Damaturu — National Security Adviser Sambo Dasuki yesterday visited Maiduguri and Damaturu where he urged for respite in the violence rocking parts of the North to allow for peaceful Muslim fasting month of Ramadan which begins in three weeks.
Retired Colonel Dasuki's visit to the hotbed of bloodshed blamed on the Boko Haram sect was the first since he assumed office after last week's sack of his predecessor General Andrew Azazi.
"President Goodluck Jonathan is committed to ensuring that peace and normalcy is restored before the onset of Ramadan fast," he said when he visited the Yobe State Government House in Damaturu.
Dasuki said he was in the state to commiserate with the government and families of victims of recent violence that led to the death of many people and destruction of property.
"Mr President has asked me to engage with all stakeholders and the government with a view to hearing from them on ways of addressing the security problems," he said.
Governor Ibrahim Gaidam urged the new NSA to step up efforts to restore peace and security in the country.
"There is a clear change of strategy in the fight against insecurity as promised by Mr President. There is an indication that our hopes, pride and dignity as citizens of this great country would be restored," Gaidam said.
"I wish to appeal to the Federal Government for the deployment of more troops to the state to complement efforts of those on the ground and particularly deployment of full Joint Task Force comprising all security agencies so as to enable them tackle the security challenges more effectively," the governor added.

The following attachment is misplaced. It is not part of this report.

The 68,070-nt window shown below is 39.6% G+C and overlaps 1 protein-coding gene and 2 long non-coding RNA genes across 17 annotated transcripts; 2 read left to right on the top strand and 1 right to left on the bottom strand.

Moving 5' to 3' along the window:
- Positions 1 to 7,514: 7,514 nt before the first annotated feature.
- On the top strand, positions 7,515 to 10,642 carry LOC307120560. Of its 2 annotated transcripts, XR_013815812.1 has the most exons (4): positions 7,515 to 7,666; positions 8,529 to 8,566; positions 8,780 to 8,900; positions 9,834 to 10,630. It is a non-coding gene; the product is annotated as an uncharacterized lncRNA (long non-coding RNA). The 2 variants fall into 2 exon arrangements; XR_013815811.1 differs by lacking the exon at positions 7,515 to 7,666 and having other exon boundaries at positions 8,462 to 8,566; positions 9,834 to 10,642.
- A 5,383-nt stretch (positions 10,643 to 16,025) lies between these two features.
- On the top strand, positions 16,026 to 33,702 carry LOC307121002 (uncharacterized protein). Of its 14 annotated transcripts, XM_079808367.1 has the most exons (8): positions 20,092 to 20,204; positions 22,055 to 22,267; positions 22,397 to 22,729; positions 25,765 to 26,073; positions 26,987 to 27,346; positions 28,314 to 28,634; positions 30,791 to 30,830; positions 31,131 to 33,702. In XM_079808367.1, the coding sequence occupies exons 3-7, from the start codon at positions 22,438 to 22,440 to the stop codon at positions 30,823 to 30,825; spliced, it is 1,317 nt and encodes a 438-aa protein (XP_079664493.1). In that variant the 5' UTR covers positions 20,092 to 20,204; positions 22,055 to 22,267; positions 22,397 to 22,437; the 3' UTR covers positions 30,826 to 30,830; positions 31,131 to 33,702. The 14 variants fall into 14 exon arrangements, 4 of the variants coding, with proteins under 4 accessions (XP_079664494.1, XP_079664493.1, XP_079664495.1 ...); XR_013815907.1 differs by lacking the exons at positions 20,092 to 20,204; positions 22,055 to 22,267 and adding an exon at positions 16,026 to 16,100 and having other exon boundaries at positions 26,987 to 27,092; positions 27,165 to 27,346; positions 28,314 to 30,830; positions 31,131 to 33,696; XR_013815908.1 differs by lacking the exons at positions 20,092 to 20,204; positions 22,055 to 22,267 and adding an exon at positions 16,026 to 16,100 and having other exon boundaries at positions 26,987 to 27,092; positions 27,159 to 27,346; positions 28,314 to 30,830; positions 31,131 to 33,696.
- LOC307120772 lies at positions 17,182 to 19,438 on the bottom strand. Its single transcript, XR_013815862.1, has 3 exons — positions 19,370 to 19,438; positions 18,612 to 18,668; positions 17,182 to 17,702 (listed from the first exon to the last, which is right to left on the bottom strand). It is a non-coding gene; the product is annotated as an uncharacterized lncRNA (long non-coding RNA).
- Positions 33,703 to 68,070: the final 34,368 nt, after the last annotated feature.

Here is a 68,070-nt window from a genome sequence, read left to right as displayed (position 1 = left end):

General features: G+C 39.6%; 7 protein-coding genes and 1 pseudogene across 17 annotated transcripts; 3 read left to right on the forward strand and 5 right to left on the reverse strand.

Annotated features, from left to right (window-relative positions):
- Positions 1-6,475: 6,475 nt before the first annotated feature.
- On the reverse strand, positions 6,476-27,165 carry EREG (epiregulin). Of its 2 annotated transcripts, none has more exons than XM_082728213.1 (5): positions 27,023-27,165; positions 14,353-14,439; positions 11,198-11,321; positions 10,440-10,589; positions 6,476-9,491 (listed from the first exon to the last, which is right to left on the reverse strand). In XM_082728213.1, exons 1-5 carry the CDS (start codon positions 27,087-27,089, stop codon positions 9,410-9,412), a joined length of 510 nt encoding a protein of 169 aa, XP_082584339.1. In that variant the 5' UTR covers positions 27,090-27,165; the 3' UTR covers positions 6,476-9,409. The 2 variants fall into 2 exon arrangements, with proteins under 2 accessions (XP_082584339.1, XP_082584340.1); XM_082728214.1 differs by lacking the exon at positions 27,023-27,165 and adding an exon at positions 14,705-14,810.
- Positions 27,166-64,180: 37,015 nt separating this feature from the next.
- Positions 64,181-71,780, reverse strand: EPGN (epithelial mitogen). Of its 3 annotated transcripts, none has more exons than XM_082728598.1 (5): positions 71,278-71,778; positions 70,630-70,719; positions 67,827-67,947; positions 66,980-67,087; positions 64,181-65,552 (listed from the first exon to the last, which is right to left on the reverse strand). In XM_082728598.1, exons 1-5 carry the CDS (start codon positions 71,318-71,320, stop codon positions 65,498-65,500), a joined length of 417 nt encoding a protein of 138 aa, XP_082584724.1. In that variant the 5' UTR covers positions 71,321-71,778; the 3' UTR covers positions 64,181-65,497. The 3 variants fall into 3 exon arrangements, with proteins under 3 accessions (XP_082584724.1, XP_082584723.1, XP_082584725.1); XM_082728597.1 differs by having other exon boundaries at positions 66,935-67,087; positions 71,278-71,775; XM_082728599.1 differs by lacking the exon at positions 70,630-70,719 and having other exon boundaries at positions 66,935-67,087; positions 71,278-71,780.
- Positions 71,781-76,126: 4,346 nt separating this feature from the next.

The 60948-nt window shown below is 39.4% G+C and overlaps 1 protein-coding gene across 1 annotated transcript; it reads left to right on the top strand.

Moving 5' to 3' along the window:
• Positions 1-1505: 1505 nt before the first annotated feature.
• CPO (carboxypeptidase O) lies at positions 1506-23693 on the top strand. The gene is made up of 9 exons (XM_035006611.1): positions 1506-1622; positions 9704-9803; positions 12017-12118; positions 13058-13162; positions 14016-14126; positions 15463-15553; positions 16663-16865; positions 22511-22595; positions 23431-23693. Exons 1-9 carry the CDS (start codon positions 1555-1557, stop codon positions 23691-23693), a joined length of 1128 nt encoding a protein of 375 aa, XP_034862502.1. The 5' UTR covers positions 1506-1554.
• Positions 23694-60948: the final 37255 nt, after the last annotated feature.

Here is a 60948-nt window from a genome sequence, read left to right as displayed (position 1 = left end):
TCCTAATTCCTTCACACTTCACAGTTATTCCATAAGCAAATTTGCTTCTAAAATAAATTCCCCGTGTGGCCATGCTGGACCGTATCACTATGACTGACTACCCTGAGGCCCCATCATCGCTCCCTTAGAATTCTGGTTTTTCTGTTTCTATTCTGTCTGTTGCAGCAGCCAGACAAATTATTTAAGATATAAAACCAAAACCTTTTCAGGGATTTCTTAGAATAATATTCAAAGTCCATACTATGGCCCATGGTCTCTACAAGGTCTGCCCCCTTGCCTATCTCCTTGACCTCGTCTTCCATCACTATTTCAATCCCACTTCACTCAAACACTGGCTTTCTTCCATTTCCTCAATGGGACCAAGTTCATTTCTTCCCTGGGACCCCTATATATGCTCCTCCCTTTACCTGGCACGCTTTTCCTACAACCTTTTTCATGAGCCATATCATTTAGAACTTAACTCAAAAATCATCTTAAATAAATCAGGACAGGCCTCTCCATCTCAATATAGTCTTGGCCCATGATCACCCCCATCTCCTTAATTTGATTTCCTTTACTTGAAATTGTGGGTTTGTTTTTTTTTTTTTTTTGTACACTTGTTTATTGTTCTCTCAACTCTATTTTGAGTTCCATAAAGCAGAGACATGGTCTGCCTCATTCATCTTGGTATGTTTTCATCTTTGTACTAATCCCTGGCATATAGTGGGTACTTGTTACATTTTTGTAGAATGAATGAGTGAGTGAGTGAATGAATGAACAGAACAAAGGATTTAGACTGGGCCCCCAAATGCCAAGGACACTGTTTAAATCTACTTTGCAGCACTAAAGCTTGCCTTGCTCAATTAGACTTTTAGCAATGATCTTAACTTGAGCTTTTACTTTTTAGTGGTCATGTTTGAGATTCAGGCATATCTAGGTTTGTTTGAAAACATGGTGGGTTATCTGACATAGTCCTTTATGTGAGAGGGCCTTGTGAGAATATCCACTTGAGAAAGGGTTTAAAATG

Gaidam said the state government was in support of "dialogue and negotiation" with the Boko Haram insurgents but this should be pursued "to the extent that the insurgents are willing to accept to negotiate and dialogue."
"Let me share with the National Security Adviser an opinion I have expressed earlier on the current security challenges. In as much as government has the power and the sacred duty to protect the lives and property of the citizens whenever they come under threat, if one considers the colossal collateral damage these confrontations bring about due to the unconventional methods of the insurgents, the option of resolution through dialogue and negotiation should be pursued as a priority.
"We are therefore in support of any move towards negotiated settlement provided the insurgents are willing to accept the call for dialogue," Gaidam added.
The governor also denied allegations that Boko Haram violence was targeting only Christians.
"(T)he attacks cut across all religious inclinations with churches as well as public buildings like schools including Islamiyyah and government vehicles being destroyed. Furthermore, most of the innocent lives lost were from the majority Muslim population of the state," he said.
Our correspondent reports that the visit by the NSA to Yobe State was the first time such high-level Federal Government official visited to commiserate with the people in the state. During the visit, Dasuki inspected some of the properties destroyed in Potiskum and Damaturu in the recent violence.